Entertainer Bill Cosby has denied that his behavior was improper or that he had any criminal intent. (Evan Vucci/AP)

Andrea Constand, who sued Bill Cosby for alleged sexual assault after area law-enforcement officials declined to pursue charges, filed a federal defamation suit Monday against the former suburban Philadelphia prosecutor who made the decision a decade ago.

The suit reveals that the current district attorney is looking into reopening the case.

Constand alleges that former Montgomery County, Pa., district attorney Bruce L. Castor Jr. informed the media of his decision not to press charges even before telling her. Her suit also says that Castor claimed she had enhanced her story.

Constand says she has become “collateral damage for his political ambitions,” as Castor, a Republican, campaigns to regain his old job.

It is the rare legal case involving Cosby, in an ever-expanding docket, in which the Philadelphia-born comic is not listed as the defendant. More than 40 women have alleged that Cosby sexually abused them. Constand filed her civil case in 2005, and it was subsequently settled.

“She is devastated. He said she enhanced her claims in the civil lawsuit for monetary gain, and that is simply not true,” said Constand’s attorney, Dolores Troiani. “This is no way to treat a victim.”

Constand, a resident of Toronto, was a Temple University women’s basketball operations manager when, she alleges, Cosby drugged and molested her at his Cheltenham estate in January 2004. The following year, she reported the alleged incident to law enforcement officials. Cosby, who attended Temple, was long the public face of the university and served on the Board of Trustees for more than three decades.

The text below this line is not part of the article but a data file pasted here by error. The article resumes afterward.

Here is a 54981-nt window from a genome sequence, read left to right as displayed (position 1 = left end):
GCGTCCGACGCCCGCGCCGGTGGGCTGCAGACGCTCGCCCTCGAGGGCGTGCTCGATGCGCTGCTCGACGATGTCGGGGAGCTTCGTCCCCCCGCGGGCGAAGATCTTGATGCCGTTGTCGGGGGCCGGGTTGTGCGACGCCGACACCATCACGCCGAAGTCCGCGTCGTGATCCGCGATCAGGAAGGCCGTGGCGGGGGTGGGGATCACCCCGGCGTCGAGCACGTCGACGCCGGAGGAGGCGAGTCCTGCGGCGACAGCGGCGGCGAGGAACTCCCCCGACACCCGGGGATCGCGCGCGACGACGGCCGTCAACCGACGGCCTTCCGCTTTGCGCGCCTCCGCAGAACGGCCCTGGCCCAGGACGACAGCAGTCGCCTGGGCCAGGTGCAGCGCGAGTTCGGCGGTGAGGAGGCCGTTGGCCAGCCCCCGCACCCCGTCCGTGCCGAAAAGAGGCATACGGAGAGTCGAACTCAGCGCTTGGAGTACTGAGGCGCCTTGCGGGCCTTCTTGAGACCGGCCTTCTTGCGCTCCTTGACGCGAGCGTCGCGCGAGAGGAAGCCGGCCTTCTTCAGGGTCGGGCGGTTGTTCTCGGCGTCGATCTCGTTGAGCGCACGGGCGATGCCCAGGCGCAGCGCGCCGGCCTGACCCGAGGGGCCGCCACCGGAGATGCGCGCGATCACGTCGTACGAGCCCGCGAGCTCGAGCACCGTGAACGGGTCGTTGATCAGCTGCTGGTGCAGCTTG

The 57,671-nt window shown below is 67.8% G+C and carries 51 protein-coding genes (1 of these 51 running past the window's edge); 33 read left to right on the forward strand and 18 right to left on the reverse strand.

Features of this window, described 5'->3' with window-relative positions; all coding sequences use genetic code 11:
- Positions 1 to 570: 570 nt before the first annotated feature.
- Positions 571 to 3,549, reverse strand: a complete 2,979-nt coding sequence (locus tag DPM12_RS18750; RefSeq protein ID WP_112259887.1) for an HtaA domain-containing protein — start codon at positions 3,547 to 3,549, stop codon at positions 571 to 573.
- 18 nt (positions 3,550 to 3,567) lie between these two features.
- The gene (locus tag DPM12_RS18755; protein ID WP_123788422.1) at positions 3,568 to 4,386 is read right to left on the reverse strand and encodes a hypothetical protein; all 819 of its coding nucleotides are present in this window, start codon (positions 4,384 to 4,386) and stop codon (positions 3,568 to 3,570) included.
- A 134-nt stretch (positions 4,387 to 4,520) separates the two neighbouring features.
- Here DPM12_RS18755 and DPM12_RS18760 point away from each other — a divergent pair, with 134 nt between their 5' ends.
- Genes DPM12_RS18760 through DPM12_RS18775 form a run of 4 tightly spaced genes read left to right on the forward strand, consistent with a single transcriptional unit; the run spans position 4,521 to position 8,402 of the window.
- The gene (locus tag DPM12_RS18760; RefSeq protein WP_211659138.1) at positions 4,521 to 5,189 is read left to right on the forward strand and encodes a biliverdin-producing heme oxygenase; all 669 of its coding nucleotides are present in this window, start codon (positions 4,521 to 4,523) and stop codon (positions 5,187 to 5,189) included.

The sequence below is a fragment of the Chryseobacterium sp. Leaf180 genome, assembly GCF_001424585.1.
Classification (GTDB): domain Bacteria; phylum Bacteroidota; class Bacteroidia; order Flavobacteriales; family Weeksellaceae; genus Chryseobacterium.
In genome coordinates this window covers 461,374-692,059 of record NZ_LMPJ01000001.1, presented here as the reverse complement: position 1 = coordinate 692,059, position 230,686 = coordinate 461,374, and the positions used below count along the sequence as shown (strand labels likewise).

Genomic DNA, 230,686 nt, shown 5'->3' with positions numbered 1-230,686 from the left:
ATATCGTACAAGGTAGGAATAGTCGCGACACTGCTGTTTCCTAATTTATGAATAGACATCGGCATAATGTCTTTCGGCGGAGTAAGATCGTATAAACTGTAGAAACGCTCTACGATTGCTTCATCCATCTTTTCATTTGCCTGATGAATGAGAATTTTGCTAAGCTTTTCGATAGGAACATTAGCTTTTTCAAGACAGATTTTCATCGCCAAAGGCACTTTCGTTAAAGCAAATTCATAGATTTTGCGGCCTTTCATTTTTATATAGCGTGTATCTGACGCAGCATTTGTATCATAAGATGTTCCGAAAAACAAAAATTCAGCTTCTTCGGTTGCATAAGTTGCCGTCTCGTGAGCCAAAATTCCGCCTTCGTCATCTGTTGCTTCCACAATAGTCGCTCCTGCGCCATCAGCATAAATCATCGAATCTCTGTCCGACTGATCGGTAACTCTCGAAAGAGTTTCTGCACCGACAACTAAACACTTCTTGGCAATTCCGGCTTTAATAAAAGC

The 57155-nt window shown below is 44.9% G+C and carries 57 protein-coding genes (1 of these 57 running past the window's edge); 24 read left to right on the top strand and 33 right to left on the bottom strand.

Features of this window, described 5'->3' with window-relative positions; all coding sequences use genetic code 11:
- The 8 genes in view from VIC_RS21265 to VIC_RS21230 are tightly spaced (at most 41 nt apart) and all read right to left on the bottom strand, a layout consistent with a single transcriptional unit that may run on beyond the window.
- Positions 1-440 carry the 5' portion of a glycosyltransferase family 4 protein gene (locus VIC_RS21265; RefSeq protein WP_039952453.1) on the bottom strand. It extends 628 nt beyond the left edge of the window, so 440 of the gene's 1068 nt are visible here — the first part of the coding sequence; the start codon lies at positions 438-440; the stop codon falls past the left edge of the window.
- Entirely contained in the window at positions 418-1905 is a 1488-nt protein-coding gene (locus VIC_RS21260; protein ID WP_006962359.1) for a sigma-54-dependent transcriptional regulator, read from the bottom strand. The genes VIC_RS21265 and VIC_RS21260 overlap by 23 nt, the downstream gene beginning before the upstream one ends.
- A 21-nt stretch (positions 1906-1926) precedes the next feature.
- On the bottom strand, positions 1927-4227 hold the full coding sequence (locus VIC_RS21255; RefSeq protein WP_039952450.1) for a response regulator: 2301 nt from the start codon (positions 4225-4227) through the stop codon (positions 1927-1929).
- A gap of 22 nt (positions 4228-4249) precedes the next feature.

There was “insufficient evidence to prosecute” in 2005, Castor said in July. Now a Montgomery County commissioner, Castor is running for district attorney, the position he held from 2000 to 2008, in the Nov. 3 election.

Constand’s lawsuit says current Montgomery County prosecutor Risa Vetri Ferman reopened her case “because plaintiff’s allegations against Cosby are a felony, which has a longer statute of limitations than a misdemeanor.”

It is the first public acknowledgment that the case is being reexamined.

Many of the allegations against Cosby are too old to prosecute. The actor has never gone to trial on charges of sexual abuse.

Ferman, a Republican and Castor’s former first assistant, has refused to confirm or deny reports about the status of the case. Cosby has been interviewing prominent area criminal defense attorneys, according to the Philadelphia Inquirer.

The district attorney’s office reopened the case in July, Troiani said. The lawsuit alleges that Castor learned of the development in September and continued to make inflammatory remarks in public about Constand. Troiani said she sent Castor a Sept. 17 letter requesting that he stop and he did not.

“Suffice to say, more political chicanery right before the election,” Castor wrote in an e-mail responding to Constand’s allegations. “I’ve heard of desperation negative campaigns, but this surely takes the cake. Laughably transparent. I doubt the Federal Court will like being used as a campaign advertisement.”

Castor’s Democratic opponent, Kevin Steele, is current D.A. Ferman’s top assistant. The decade-old case has become a prominent issue in the race. Ferman, a Republican, is running for judge in common pleas court.

Montgomery County’s next district attorney will take office in January, when the statute of limitations on felony sex crimes related to the Constand allegations is set to expire.